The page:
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There has been much recent progress in the trapping and cooling of neutral atoms, opening up new areas of ultra-low energy and matter-wave physics [45,51,159]. Waveguides for such atoms are of great interest for atom optics, atom interferometery, and atom lithography. Multimode atom waveguides act as incoherent atom pipes that could trap atoms, transport them along complicated paths or between different environments, or deliver highly localized atom beams to a surface. Single-mode waveguides (or multimode guides populated only by atoms in the transverse ground-state) could be used for coherent atom optics and interferometry [151,2], as well as a tool for one-dimensional physics such as boson-fermion duality [190,152,44] and low-dimensional Bose-Einstein condensation effects [115].

The optical dipole-force has long been used to trap and manipulate atoms [45,51,159] as well as dielectric particles [9,113] (for a review see [10]). The available intensity of lasers has allowed a multitude of such atom traps in the far-detuned regime, giving very low decoherence and heating rates, and storage times on the order of seconds (for a review of dipole-force atom trapping, see [85]).

Evanescent light waves have been popular in many atom mirrors, traps and guides (see the original theoretical work [52,13] and review [67]) since they can provide potentials with high spatial gradients (decay lengths $\sim \lambda / 2 \pi$ where $\lambda$ is the optical wavelength), and use rigid dielectric structures (prisms, fibers) to define the potential shape. For example, there has been a series of repulsive (blue-detuned) evanescent-wave (EW) traps which rely on gravity to provide the counteracting force [4,155] and recent experiments have shown that hollow optical fibers can guide atoms confined within the hollow core using a repulsive evanescent field guided by the fiber [170,102,103].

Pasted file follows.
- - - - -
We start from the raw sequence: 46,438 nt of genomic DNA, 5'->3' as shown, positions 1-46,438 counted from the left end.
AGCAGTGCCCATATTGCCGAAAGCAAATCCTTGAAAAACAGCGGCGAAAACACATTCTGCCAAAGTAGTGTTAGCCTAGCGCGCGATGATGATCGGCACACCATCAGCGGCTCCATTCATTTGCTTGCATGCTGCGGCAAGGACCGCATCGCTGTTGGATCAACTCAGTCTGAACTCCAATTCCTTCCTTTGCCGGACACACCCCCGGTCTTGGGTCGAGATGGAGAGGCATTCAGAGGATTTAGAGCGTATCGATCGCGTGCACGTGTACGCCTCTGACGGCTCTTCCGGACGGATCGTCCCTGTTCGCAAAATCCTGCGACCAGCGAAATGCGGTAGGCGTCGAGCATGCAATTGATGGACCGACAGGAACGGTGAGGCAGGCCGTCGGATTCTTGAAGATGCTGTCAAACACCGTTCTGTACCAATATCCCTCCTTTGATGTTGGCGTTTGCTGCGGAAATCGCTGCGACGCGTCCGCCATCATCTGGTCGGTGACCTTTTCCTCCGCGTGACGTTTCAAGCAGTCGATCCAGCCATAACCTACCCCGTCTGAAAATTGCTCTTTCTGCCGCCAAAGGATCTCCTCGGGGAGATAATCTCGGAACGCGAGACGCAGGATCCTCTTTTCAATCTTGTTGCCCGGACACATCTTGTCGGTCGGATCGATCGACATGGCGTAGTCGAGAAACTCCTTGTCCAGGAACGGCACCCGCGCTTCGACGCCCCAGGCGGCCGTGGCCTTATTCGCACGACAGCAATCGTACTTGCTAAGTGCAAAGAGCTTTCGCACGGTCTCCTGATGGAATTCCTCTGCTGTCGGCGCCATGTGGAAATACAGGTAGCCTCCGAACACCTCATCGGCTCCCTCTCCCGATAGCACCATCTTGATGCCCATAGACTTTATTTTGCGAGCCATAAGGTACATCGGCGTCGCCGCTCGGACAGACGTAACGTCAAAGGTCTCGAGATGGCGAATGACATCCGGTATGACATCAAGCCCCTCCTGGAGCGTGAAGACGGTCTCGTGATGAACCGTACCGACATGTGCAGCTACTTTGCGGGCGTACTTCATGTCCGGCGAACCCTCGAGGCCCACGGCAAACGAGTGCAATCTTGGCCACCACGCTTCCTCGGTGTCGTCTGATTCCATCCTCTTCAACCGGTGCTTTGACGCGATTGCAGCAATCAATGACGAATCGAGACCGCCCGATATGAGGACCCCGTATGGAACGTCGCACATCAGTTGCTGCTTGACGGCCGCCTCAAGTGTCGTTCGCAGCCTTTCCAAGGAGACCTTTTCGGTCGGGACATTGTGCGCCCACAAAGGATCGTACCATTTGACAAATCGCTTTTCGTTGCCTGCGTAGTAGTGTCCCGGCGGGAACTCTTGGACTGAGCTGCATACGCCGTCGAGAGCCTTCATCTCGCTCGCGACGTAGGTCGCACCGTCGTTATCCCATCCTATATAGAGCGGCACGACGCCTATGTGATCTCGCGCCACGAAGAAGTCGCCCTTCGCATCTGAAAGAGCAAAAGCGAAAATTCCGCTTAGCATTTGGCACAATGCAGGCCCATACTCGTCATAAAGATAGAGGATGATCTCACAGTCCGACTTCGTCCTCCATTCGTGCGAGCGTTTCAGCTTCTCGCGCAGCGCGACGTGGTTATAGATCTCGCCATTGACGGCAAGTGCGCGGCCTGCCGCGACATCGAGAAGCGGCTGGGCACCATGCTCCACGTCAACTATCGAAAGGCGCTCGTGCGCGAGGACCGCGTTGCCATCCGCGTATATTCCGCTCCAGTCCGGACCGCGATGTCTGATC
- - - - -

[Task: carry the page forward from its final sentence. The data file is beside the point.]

The idea of using an EW to provide both attractive and repulsive forces is due to Ovchinnikov et al. [156], who proposed the use of two colors (i.e. red and blue detunings) and differing evanescent decay lengths to achieve a trap with the potential minimum a distance $\sim \lambda$ from a prism surface. Until now, this design has been restricted to planar traps (weak confinement in the other two dimensions).

In this chapter we discuss a two-color trap based on the EW fields above a single-mode, submicron optical `channel' waveguide. The trap provides tight confinement in two dimensions and allows free de Broglie wave propagation in the third, forming an atomic waveguide that could transport atoms a between $\lambda/4$ and $\lambda/2$ above the optical guide surface. Our proposal is to utilize the differing vertical evanescent decay lengths of the two polarizations carried in the single-mode optical guide (see Figure 8.1). The physical origin of this decay length difference is the fact that the TM mode is closer to optical cut-off than the TE mode at the same frequency.

Our proposal is reminiscent of some existing resonant enhancement schemes for EW mirrors (demonstrated with surface plasmons [71] and dielectric waveguides [109,124]) but with a radical change from a planar geometry to a linear, the mechanism for exciting the guide, and the simultaneous guiding of a second frequency of opposite detuning. It also shares the feature of two guided colors with an atom trap proposal using microsphere whispering-gallery modes[141].